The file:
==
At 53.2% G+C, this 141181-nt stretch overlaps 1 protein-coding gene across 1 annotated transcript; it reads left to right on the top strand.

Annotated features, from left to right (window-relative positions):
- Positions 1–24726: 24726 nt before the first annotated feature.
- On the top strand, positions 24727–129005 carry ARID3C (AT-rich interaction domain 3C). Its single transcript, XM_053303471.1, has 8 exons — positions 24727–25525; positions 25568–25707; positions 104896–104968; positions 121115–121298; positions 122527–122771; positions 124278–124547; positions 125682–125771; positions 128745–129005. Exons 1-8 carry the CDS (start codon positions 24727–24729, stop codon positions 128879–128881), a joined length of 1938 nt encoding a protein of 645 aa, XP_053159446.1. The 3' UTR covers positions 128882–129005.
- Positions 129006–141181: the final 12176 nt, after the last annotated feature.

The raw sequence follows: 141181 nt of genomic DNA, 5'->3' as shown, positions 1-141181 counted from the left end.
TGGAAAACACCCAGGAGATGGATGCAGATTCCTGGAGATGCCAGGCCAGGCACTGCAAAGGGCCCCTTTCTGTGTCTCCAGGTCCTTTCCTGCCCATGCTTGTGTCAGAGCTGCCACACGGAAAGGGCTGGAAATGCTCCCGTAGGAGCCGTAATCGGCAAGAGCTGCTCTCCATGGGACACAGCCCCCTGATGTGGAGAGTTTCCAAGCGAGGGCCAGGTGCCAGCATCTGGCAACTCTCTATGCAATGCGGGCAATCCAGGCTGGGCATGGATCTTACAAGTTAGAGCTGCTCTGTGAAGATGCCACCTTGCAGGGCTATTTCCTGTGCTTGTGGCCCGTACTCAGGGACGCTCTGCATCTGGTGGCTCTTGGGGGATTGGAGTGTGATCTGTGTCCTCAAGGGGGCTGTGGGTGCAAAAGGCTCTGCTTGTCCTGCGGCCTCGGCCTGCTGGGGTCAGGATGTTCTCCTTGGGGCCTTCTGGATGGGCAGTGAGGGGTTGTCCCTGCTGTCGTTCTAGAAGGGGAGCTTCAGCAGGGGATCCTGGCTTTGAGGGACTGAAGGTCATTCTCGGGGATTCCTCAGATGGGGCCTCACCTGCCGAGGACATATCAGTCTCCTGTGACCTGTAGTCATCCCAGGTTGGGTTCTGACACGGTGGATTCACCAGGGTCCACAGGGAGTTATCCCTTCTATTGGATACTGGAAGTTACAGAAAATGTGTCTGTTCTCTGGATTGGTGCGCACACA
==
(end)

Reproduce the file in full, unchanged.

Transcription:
At 53.2% G+C, this 141181-nt stretch overlaps 1 protein-coding gene across 1 annotated transcript; it reads left to right on the top strand.

Annotated features, from left to right (window-relative positions):
- Positions 1–24726: 24726 nt before the first annotated feature.
- On the top strand, positions 24727–129005 carry ARID3C (AT-rich interaction domain 3C). Its single transcript, XM_053303471.1, has 8 exons — positions 24727–25525; positions 25568–25707; positions 104896–104968; positions 121115–121298; positions 122527–122771; positions 124278–124547; positions 125682–125771; positions 128745–129005. Exons 1-8 carry the CDS (start codon positions 24727–24729, stop codon positions 128879–128881), a joined length of 1938 nt encoding a protein of 645 aa, XP_053159446.1. The 3' UTR covers positions 128882–129005.
- Positions 129006–141181: the final 12176 nt, after the last annotated feature.

The raw sequence follows: 141181 nt of genomic DNA, 5'->3' as shown, positions 1-141181 counted from the left end.
TGGAAAACACCCAGGAGATGGATGCAGATTCCTGGAGATGCCAGGCCAGGCACTGCAAAGGGCCCCTTTCTGTGTCTCCAGGTCCTTTCCTGCCCATGCTTGTGTCAGAGCTGCCACACGGAAAGGGCTGGAAATGCTCCCGTAGGAGCCGTAATCGGCAAGAGCTGCTCTCCATGGGACACAGCCCCCTGATGTGGAGAGTTTCCAAGCGAGGGCCAGGTGCCAGCATCTGGCAACTCTCTATGCAATGCGGGCAATCCAGGCTGGGCATGGATCTTACAAGTTAGAGCTGCTCTGTGAAGATGCCACCTTGCAGGGCTATTTCCTGTGCTTGTGGCCCGTACTCAGGGACGCTCTGCATCTGGTGGCTCTTGGGGGATTGGAGTGTGATCTGTGTCCTCAAGGGGGCTGTGGGTGCAAAAGGCTCTGCTTGTCCTGCGGCCTCGGCCTGCTGGGGTCAGGATGTTCTCCTTGGGGCCTTCTGGATGGGCAGTGAGGGGTTGTCCCTGCTGTCGTTCTAGAAGGGGAGCTTCAGCAGGGGATCCTGGCTTTGAGGGACTGAAGGTCATTCTCGGGGATTCCTCAGATGGGGCCTCACCTGCCGAGGACATATCAGTCTCCTGTGACCTGTAGTCATCCCAGGTTGGGTTCTGACACGGTGGATTCACCAGGGTCCACAGGGAGTTATCCCTTCTATTGGATACTGGAAGTTACAGAAAATGTGTCTGTTCTCTGGATTGGTGCGCACACA